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Snowplow Unity Tracker 0.1.0 released

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We are pleased to announce the release of our much-requested Snowplow Unity Tracker. This Tracker rounds out our support for popular mobile environments, and is an important part of our analytics offering for videogame companies. The Tracker is designed to work completely asynchronously within your Unity code to provide great performance in your games, even under heavy load.

In the rest of this post we will cover:

  1. How to install the tracker
  2. How to use the tracker
  3. Core features
  4. Snowplow Pong
  5. Roadmap
  6. Documentation
  7. Getting help

1. How to install the tracker

The release version of this Tracker as well as all of its dependencies are included in a single UnityPackage available from our BinTray:


Simply add this package to your project and it should add all of the required DLLs into your Unity Project.

And that’s it! You’re now ready to start using the Tracker.

2. How to use the tracker

To setup the Tracker you first need to add the following using lines to your Unity Scripts:

using SnowplowTracker<span class="p">; using SnowplowTracker.Emitters<span class="p">; using SnowplowTracker.Events<span class="p">;

You can then instantiate and start a new Tracker like so:

// Create Emitter and Tracker AsyncEmitter e1 = new AsyncEmitter ("com.collector.acme"<span class="p">); Tracker t1 = new Tracker (e1, "Namespace", "AppId"<span class="p">); // Start the Tracker t1.StartEventTracking <span class="p">();

You are now ready to Track events! Now let’s send an event:

t1.Track (new Structured () .SetCategory ("GameScene") .SetAction ("Launch") .Build ());

And that’s all there is to it! Please check out the Unity Tracker documentation on our wiki for the Tracker’s full API.

3. Core features

The core features of the Tracker include:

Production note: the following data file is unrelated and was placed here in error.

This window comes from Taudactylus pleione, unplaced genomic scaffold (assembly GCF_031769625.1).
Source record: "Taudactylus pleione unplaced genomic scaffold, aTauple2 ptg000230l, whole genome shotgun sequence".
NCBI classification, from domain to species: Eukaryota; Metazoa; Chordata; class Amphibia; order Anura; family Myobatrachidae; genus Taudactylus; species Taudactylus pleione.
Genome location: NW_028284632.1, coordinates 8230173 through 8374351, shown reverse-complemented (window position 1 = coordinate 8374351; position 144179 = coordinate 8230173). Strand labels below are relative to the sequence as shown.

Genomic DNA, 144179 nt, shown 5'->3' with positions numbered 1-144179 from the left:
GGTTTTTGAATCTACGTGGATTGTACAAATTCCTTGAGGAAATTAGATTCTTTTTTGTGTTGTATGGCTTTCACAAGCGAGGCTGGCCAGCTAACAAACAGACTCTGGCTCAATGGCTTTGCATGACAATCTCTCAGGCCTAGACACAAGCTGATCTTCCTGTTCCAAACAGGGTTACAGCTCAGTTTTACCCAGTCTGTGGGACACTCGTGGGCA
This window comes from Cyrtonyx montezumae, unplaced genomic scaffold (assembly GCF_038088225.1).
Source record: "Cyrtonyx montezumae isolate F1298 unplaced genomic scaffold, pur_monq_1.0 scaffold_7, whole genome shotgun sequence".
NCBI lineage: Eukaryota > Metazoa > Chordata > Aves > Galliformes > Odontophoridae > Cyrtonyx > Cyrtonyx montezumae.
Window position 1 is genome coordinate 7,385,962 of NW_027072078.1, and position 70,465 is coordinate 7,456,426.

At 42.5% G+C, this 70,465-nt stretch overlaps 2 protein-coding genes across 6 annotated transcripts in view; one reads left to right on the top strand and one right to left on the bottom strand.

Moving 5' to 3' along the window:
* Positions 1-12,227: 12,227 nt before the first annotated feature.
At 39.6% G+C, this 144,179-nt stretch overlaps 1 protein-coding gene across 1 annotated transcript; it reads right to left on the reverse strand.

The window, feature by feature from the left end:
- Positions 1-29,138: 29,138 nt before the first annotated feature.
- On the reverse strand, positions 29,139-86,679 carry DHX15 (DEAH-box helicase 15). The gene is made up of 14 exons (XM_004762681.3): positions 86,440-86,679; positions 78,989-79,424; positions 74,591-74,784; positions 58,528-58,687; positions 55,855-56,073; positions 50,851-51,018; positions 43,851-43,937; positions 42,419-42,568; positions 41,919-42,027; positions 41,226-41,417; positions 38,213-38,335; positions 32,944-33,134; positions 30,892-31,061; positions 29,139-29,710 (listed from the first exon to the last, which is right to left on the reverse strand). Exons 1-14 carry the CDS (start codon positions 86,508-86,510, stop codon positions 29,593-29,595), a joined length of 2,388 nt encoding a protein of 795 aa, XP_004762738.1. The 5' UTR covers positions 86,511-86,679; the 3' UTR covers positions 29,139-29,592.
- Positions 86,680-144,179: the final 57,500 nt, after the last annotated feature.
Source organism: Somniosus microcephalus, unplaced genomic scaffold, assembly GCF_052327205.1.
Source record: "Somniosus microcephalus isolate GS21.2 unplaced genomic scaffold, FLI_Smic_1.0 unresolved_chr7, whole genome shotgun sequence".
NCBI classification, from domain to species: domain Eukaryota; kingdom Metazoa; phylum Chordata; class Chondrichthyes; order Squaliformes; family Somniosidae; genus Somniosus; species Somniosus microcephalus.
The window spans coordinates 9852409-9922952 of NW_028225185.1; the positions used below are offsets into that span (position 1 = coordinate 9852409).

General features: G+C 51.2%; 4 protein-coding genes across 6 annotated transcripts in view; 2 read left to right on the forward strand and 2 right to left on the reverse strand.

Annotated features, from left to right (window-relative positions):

• Fully asynchronous event storage and sending
  • Outbound events are cached in a SQLite database to prevent event loss
  • User sessionization with a persistent user ID for the life of the application
  • Type and value checking for all custom contexts and events to ensure your events are sent properly

An overview of how the Tracker sends events:

The Tracker is setup to ensure that your application will never be blocked while also being completely thread-safe in its operation. It will use as many rhreads as it needs relative to the amount of events you are tracking.

If you are experiencing any performance issues you can either:

  • Reduce the size of the C# ThreadPool manually; thus restricting the amount of Threads available to the Tracker
  • Reduce the sendLimit variable in the Emitter – this variable controls how many events are sent at any one time, which is very important for GET requests, where every event is sent individually

4. Snowplow Pong

Along with the Tracker release, we are also including a Snowplow interpretation of a classic game, Pong. The game allows you to configure a Snowplow collector endpoint and will then emit a continous stream of events to this collector as you play through the game.

To play the game you will need to:

  • Clone the repo: git clone https://github.com/snowplow/snowplow-unity-tracker.git
  • Open up snowplow-unity-tracker/DemoGame/DemoGame.sln in Unity.
  • You can then play directly from the Unity IDE or build it yourself for a particular platform.

It is currently only configured to run as a desktop application so you will not be able to play it on your iOS or Android device as of yet. We will hopefully port it to a mobile setup in the future!

Here are some screens from the game:

As you can see in the second screen we have configured the Tracker to point at a local collector but you can put in any valid collector endpoint here.

5. Roadmap

We have big plans for the Snowplow Unity Tracker, including but not limited to:

  • Adding support for the WebPlayer platform (#2)
  • Automating the creation of Mobile, Desktop and GeoLocation contexts (#4)
  • Automating the detection of background/foreground application state for sessionization (#5)

6. Documentation

You can find the Unity Tracker usage manual on our wiki.

7. Getting help

We hope that you find the Snowplow Unity Tracker useful – of course, this is only its first release, so don’t be afraid to get in touch or raise an issue Unity Tracker issues on GitHub!

More about
the author

Joshua Beemster
Joshua Beemster

Josh is a Head of Engineering and enjoys mapping out how to manage infrastructure across multiple clouds using a combination of Terraform, K8s and Helm. He works mainly with the teams responsible for infrastructure and the core data processing teams at Snowplow.

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